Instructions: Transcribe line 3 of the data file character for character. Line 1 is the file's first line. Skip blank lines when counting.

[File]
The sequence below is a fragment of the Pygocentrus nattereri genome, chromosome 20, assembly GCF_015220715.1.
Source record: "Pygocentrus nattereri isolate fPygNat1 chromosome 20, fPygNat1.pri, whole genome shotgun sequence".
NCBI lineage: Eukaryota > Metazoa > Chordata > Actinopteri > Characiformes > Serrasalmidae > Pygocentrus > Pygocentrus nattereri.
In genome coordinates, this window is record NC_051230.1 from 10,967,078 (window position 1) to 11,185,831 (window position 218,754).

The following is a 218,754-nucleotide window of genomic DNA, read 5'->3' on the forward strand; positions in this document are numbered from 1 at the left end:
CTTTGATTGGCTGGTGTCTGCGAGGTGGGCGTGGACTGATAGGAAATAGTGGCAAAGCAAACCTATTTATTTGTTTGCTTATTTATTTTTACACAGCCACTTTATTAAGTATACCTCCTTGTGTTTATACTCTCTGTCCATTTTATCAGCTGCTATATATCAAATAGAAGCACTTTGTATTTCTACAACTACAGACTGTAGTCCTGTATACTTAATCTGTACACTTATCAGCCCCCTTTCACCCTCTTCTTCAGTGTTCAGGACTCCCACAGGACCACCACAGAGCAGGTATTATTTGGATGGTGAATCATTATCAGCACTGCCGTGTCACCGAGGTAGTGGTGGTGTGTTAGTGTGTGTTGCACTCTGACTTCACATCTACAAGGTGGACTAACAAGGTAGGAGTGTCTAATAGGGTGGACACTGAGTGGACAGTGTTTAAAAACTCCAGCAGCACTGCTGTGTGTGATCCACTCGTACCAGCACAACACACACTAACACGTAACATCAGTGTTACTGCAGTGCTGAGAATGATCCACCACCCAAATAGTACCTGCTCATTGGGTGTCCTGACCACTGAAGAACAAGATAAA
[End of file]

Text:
NCBI lineage: Eukaryota > Metazoa > Chordata > Actinopteri > Characiformes > Serrasalmidae > Pygocentrus > Pygocentrus nattereri.